Prenatal exposure of rats to valproic acid reproduces the cerebellar anomalies associated with autism

Neurotoxicol Teratol. May-Jun 2000;22(3):319-24. doi: 10.1016/s0892-0362(99)00083-5.

Abstract

Abnormalities in anatomy and function of the cranial nerve motor nuclei have been demonstrated in some people with autism and can be modeled in rats by exposure to valproic acid during neural tube closure. Reductions in Purkinje cell number and cerebellar volume, particularly of the posterior lobe, have also been reported in people with autism. Thus, a stereological examination of cerebellar morphology was undertaken in valproate-exposed rats. Compared to controls, rats exposed to a single dose of 600-mg/kg sodium valproate on embryonic day 12.5 had significantly fewer Purkinje cells in the cerebellar vermis and a reduction short of significant in the hemispheres. The diminished cell numbers reflect reductions in tissue volume throughout the cerebellum, rather than cell density, which was unaffected in all regions. Within the vermis, the reduction in volume was significantly greater in the posterior lobe than in the anterior lobe. The results parallel those reported for human cases of autism.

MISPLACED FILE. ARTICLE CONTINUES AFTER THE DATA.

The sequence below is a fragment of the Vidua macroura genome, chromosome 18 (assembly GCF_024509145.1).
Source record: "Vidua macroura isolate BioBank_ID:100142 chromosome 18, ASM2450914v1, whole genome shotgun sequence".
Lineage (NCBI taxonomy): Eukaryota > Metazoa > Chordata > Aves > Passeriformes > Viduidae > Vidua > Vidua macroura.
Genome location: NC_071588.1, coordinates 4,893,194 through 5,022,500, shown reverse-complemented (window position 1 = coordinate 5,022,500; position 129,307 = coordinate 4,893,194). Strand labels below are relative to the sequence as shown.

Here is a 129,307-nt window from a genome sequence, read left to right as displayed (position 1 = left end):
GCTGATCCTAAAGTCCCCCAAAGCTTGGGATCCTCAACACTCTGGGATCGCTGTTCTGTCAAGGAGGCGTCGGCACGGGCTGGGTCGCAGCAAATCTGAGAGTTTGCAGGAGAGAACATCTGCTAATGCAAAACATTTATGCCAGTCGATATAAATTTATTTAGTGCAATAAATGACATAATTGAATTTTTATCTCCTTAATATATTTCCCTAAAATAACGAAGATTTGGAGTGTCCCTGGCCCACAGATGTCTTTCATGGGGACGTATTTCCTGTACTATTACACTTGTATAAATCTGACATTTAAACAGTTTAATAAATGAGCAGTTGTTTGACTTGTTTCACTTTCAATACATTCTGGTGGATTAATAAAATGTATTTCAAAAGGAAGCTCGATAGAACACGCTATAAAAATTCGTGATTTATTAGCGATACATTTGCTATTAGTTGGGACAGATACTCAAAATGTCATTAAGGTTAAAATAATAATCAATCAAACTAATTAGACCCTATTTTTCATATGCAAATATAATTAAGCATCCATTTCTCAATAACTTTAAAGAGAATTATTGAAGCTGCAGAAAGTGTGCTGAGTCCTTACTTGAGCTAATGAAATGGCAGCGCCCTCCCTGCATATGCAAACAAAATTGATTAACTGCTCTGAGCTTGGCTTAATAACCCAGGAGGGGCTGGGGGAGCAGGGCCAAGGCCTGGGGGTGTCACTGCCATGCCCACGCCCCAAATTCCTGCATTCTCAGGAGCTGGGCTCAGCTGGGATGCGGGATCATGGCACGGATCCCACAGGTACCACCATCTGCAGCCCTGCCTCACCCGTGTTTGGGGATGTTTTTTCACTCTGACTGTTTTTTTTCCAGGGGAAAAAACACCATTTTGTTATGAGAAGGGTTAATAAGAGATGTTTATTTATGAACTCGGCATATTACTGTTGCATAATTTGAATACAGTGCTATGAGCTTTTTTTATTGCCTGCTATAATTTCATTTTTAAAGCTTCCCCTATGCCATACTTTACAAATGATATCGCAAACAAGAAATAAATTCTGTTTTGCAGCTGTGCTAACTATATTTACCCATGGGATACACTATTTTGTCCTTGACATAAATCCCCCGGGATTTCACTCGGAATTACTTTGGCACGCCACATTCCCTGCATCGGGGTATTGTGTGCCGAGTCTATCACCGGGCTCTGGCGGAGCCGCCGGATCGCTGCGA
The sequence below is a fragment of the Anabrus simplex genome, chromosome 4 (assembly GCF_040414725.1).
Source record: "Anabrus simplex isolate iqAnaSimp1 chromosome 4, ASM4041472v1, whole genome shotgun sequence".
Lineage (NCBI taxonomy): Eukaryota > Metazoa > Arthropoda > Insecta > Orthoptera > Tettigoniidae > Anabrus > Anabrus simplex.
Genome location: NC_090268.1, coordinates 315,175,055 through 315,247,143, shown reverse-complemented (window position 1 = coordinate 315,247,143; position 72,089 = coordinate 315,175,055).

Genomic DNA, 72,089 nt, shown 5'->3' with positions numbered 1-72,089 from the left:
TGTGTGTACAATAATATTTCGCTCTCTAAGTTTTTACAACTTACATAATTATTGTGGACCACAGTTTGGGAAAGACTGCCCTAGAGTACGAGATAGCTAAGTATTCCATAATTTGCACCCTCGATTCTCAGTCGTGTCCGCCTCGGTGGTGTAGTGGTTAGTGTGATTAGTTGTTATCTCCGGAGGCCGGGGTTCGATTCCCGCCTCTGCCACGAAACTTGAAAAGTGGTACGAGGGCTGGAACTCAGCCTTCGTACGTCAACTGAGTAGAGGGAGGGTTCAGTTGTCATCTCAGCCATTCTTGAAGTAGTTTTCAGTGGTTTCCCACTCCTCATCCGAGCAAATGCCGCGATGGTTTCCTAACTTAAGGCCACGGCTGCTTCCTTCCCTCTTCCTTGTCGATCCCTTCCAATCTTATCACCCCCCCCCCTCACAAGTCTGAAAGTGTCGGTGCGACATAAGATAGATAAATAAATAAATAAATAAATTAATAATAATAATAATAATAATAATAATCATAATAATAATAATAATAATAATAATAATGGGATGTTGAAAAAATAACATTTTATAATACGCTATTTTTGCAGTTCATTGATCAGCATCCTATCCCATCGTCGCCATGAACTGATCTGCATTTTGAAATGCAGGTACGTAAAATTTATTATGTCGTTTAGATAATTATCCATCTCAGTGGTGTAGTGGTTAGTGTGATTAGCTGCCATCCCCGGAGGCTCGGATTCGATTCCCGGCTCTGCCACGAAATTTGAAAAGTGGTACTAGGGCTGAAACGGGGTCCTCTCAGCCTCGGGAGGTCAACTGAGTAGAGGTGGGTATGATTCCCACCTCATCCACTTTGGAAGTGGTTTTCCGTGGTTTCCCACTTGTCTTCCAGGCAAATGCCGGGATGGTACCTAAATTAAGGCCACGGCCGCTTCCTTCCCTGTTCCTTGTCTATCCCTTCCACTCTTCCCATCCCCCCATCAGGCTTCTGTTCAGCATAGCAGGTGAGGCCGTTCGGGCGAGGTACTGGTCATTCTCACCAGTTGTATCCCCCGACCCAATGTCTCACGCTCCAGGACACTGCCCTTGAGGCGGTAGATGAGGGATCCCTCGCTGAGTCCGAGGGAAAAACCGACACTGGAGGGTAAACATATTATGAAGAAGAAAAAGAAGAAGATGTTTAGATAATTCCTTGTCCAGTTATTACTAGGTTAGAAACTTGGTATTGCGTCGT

Publication types

  • Research Support, Non-U.S. Gov't
  • Research Support, U.S. Gov't, Non-P.H.S.
  • Research Support, U.S. Gov't, P.H.S.

MeSH terms

  • Animals
  • Anticonvulsants / toxicity*
  • Autistic Disorder / chemically induced*
  • Autistic Disorder / psychology*
  • Behavior, Animal / drug effects*
  • Cell Count
  • Cerebellar Diseases / chemically induced*
  • Cerebellar Diseases / pathology
  • Cerebellar Diseases / psychology*
  • Female
  • Pregnancy
  • Purkinje Cells / drug effects
  • Purkinje Cells / pathology
  • Rats
  • Rats, Long-Evans
  • Valproic Acid / toxicity*

Substances

  • Anticonvulsants
  • Valproic Acid